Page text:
Are your security practices of yesterday your security exposures of today?

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Once upon a time, it was easy to secure a z/OS (e.g., MVS) system. Users were defined, passwords created, and datasets protected. Users accessed the mainframe from terminals connected directly to the mainframe. Now, consider today’s environment. Users access the mainframe from different places and even via mobile devices. Are yesterday’s security practices today’s security exposures? Have you updated your security practices for today’s environment?

Since 1976, RACF has been a key component of mainframe security, integrating with the IBM z/OS operating system to control system access. From identifying and verifying users to logging and reporting unauthorized attempts at access, RACF has been critical to keeping mainframe environments secure.

Have your processes kept place in taking advantage of these items? If not, you could be at risk for security exposures.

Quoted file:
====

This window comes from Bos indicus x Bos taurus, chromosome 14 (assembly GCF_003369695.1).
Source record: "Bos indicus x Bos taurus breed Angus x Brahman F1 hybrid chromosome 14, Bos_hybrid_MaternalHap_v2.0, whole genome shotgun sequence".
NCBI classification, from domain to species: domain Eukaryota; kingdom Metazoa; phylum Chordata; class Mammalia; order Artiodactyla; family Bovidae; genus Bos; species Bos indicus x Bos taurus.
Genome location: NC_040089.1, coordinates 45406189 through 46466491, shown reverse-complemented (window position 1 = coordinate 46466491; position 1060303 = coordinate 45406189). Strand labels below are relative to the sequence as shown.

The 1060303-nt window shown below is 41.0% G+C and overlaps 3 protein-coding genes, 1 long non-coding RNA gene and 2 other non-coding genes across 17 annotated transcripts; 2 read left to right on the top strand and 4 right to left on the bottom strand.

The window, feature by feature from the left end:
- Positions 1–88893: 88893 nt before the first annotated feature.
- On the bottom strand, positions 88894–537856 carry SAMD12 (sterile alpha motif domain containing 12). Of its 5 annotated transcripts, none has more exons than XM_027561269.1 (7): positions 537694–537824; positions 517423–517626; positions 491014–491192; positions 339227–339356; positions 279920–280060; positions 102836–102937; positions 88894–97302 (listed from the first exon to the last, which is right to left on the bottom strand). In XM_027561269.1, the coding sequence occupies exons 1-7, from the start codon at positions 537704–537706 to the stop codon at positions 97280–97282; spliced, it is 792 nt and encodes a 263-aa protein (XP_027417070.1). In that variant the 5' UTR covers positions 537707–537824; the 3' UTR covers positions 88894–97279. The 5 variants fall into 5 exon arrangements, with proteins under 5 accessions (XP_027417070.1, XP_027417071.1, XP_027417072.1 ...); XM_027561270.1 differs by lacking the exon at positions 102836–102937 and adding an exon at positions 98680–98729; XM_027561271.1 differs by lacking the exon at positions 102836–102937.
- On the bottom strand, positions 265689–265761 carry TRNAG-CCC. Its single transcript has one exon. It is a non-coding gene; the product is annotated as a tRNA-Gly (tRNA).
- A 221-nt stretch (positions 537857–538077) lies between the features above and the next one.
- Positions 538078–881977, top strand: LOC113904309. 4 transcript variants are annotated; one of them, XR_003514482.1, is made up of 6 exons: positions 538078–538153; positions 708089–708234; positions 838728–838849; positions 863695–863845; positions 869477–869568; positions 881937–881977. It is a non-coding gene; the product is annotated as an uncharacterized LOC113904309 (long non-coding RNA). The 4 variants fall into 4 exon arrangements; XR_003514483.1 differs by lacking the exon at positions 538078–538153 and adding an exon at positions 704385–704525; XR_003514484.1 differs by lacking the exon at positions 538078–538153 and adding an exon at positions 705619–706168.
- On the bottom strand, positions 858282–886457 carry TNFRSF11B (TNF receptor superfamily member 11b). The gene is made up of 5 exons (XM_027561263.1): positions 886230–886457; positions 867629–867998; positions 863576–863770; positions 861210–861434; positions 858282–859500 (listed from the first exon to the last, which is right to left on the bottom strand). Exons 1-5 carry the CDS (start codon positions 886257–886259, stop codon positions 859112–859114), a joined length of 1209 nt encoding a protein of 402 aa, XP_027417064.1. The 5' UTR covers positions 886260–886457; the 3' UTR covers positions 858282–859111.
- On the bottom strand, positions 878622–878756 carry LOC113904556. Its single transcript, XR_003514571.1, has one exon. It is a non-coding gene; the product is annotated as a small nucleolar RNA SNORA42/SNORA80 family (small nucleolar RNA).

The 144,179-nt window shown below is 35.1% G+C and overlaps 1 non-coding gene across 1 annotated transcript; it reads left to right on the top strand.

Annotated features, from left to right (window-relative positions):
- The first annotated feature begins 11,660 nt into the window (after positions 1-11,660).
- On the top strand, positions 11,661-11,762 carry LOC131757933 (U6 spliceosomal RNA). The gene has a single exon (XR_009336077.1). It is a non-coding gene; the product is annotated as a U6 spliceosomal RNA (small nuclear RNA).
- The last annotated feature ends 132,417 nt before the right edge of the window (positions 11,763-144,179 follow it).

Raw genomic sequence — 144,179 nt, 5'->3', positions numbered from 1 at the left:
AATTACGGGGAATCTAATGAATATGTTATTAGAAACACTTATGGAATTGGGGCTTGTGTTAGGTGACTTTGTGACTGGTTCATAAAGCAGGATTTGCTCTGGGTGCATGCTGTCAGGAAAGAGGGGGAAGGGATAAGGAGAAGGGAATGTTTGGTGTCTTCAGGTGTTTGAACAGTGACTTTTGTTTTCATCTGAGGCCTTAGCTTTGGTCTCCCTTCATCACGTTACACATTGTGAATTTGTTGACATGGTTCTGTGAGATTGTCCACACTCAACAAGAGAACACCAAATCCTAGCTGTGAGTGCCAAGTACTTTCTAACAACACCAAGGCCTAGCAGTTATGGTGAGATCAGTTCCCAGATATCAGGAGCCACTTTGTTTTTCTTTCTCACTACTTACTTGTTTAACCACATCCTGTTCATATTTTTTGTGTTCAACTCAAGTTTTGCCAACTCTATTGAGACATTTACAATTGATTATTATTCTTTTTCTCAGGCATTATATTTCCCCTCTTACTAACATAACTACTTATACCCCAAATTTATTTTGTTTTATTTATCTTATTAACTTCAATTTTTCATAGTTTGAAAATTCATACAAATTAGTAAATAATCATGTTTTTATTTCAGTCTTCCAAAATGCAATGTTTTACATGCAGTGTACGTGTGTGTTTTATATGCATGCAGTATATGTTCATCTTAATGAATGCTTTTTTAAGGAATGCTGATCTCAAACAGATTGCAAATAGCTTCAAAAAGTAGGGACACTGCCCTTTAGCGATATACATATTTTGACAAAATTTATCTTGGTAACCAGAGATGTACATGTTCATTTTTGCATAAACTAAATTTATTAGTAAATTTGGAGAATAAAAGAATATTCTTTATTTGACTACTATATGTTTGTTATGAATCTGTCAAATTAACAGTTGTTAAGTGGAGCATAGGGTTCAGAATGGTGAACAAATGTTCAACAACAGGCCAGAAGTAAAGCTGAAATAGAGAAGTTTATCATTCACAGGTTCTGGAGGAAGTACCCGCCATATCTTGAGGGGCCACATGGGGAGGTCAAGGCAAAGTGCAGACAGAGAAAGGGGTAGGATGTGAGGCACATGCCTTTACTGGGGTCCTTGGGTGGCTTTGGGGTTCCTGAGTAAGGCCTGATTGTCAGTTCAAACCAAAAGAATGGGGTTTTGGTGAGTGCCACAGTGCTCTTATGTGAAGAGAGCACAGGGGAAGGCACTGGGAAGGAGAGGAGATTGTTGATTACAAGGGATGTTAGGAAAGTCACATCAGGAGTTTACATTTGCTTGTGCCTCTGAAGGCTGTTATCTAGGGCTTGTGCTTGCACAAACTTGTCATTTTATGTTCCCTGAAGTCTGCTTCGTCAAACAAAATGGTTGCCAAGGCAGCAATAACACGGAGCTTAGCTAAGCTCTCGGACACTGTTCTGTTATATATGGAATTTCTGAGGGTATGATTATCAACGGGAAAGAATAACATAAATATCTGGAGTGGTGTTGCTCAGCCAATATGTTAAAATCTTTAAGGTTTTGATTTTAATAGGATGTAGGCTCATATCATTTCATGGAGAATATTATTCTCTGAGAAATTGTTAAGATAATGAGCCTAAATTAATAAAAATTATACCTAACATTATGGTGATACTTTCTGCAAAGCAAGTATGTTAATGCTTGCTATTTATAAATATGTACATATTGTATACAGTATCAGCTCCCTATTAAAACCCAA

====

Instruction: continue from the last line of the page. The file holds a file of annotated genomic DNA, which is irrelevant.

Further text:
The first step in improving mainframe security is to recognize the potential for problems. Security administrators and enterprise management often assume mainframes with RACF are inherently secure. But a security system is constantly being updated with new definitions to address the security needs of the business—and forces are constantly at work that can cause vulnerabilities if those definitions are not cleaned up.

Have you removed the entitlements and privileges of employees who left the organization? How about updating user profiles of employees who changed roles? And are you creating work for auditors—and risking a failed audit—by making them wade through information that’s no longer relevant or too complicated to understand?

But just like regular maintenance on your car or spring cleaning at your house, cleaning up your RACF databases is a necessary and ongoing task. A dirty database that is filled, for example, with out-of-date access permissions for employees who no longer work at the organization or security definitions for a decommissioned software package can be the cause of a failed security audit. More importantly, a dirty database can allow these same former employees— or hackers and malicious users who gain their IDs and access privileges—to commit fraud or theft.

For more than 50 years, IBM mainframes have been industry leaders in providing a secure base for critical business operations—right up to today’s IBM z Systems. Security capabilities are actually built into the entire z Systems stack.

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